We have two similar writing voices and styles in the WordPress Codex. In most of the documentation, the goal is to keep the instructions clear and simple in a step-by-step format, not paragraph format. There are no “I” statements, only “you” as in “you do this” and “you move that.” Instead of explaining everything, terms and references are linked and the process continues forward.
The only section that is different are WordPress Lessons. These are meant for beginners, beginners to WordPress and possibly to the web and web publishing in general. These are written with the intention of making the reader feel like their helper is sitting right next to them at their computer, pointing out everything in the simplest of terms, making no assumptions about what they know already, just holding their hand through the process, one step at a time.
While it is often easy to include a link to an external resource to explain something better, link to internal documentation first, and add external resource links at the bottom of the article under “More Resources.” The purpose of the WordPress Codex is to become the source, so write accordingly.
Write timelessly. Yes, WordPress changes and evolves from version to version, but write as if this article will still have value five, ten, twenty-five years from now.
New articles are to be started on your Codex username space. Add the DRAFT template code to the top of the article while you are working on it so others will not edit it before you are ready. When ready for editing, let the Documentation Team know through the mailing list or on this site, and when ready, a senior team member will move the article into the main Codex.
More WordPress Codex Writing Tips
The WordPress Codex writing style is different from what you have done before. Here are some more tips to help you understand some of the details that makes that difference.
WordPress Themes and WordPress Plugins are capitalized even when using Themes and Plugins in a sentence without the WordPress.
Each article opens with an introductory paragraph or two simply explaining the purpose of the article. It does not need a heading. It should contain the keywords used to search for such a page.
It is not the admin area, backend, or dashboard. It is the Administration Panels or Administration Screens. You can call them panels or Panels or screens or Screens, or Panel Sections or any combination thereof, but they aren’t the other words. The Dashboard is a panel on the WordPress Administration Panels. When first referencing them, use the [[Administration Screens]] link.
Lists begin with capital letters not lower case. They may or may not include a period. If they are complete sentences, yes. If just words or phrases, not.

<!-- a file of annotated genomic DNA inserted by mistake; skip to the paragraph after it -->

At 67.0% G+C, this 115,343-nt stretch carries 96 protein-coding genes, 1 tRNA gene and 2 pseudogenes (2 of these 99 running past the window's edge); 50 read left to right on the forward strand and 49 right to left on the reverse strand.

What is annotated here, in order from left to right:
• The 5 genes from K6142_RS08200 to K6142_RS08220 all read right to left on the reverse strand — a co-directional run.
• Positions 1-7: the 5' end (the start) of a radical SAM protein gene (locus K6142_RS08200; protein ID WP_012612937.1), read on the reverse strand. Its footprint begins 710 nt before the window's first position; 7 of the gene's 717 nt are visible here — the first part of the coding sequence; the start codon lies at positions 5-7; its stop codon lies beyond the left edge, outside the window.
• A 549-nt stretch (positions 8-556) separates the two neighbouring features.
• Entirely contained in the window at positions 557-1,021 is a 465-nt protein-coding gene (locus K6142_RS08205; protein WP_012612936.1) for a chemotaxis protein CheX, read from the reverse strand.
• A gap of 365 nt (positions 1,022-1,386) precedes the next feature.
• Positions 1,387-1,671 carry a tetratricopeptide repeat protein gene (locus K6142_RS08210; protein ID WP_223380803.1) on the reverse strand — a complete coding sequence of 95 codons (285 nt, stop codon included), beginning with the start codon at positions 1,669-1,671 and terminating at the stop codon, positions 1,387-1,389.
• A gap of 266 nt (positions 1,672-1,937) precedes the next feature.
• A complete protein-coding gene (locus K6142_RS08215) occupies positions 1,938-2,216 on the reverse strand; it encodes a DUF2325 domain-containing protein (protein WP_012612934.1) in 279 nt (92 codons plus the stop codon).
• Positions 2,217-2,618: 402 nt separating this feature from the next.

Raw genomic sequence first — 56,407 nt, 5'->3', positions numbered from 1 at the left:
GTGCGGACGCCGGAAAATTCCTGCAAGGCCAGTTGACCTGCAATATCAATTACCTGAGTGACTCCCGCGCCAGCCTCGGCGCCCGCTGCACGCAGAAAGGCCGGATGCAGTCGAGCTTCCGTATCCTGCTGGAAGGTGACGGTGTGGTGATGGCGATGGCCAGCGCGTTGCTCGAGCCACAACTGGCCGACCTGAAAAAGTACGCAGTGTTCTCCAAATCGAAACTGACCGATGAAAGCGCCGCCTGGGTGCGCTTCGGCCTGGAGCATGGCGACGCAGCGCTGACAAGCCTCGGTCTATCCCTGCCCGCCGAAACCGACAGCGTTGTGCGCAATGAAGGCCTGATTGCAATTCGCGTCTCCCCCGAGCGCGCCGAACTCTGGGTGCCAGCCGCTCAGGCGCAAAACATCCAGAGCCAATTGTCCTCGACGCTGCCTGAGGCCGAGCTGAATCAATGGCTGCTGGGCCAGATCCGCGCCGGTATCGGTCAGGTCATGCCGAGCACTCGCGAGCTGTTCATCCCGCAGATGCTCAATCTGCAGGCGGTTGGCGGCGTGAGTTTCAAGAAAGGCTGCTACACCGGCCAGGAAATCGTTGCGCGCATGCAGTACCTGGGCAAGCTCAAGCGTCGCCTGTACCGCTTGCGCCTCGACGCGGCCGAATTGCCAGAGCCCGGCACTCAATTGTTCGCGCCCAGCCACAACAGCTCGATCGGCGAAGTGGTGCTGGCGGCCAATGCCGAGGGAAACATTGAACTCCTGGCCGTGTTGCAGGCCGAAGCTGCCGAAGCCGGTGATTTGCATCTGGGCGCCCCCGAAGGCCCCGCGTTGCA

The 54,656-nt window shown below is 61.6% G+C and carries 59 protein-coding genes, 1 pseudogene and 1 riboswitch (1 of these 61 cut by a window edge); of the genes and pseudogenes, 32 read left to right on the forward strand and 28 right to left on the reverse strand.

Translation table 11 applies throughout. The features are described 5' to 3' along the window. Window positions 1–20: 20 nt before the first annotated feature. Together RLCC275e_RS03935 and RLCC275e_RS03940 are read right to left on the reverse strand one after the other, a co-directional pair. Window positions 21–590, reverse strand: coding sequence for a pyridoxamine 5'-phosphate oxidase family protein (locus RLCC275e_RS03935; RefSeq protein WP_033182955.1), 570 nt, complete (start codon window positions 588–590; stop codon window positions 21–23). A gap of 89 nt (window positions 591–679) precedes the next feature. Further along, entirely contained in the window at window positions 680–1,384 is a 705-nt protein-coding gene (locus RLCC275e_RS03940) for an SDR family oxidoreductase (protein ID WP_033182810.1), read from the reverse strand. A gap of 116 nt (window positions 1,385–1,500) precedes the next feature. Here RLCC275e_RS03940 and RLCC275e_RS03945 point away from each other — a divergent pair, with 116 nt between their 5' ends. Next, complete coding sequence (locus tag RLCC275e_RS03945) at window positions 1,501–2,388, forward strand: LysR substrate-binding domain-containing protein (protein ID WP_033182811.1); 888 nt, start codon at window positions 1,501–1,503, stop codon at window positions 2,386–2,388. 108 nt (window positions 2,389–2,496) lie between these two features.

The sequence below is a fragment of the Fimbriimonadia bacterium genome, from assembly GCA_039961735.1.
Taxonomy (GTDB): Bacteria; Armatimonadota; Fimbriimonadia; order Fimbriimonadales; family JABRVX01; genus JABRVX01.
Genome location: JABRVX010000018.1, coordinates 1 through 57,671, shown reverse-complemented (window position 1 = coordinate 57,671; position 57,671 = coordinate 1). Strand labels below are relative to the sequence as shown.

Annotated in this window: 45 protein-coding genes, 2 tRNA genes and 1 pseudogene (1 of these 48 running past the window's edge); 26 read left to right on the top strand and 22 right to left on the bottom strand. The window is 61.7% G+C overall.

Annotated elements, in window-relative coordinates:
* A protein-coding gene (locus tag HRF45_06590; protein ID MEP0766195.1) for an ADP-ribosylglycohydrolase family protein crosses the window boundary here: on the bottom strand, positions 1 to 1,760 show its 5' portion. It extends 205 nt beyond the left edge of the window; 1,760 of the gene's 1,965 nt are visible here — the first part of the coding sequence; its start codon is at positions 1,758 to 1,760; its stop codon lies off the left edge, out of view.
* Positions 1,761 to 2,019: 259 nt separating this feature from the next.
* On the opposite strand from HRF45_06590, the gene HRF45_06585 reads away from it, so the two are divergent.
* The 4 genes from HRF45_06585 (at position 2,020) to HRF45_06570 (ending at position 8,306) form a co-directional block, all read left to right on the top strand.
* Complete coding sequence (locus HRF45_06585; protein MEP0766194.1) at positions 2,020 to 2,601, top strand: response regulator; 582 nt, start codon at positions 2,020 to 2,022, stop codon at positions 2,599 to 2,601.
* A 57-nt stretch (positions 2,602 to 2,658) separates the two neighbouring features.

Code within a sentence is set with the deprecated <tt> HTMLHTMLHTML is an acronym for Hyper Text Markup Language. It is a markup language that is used in the development of web pages and websites. tag not <code>, which is used on individual lines for code blocks. We welcome a design change but until then, this is the practice.
Link to EVERY new concept or namesake to its Codex page when using it for the first time. If there isn’t an article on the subject, link to the reference in the Codex Glossary. If the word isn’t there and should be, add it. Don’t clutter it up with links, but make them make sense. Example, Twenty-Eleven WordPress Theme should link to the WordPress Theme Directory page for the Theme.
Use WordPress too much. Many people feel weird writing WordPress Plugins and WordPress Themes and referring to WordPress sites over and over again. It isn’t natural or expected in general articles but it is in the Codex. We call it by name, even if we say WordPress 5,000 times in the article. Be judicious, appropriate, and not excessive.
It’s WordPress site now, not WordPress blog.
There was a long debate over log-in, login, log in, and logged in. In general, login, log in, or logged in are acceptable. We tend to avoid the hyphenated version.
Be willing to use UK English if desired. We’re not strict on the Codex being Americanized.
Avoid using typical HTML in the Codex. Try to use the MediaWiki code first, HTML last. It helps with standardizing things when the design changes.
Use category templates at the bottom of the post to help the team know where to add it in the table of contents, etc.
Our goal is to provide clear, easy-to-read, easy-to-understand, helpful documentation and articles to serve the vast and diverse WordPress Community. Your words may help thousands learn how to use WordPress better, and each word is much appreciated.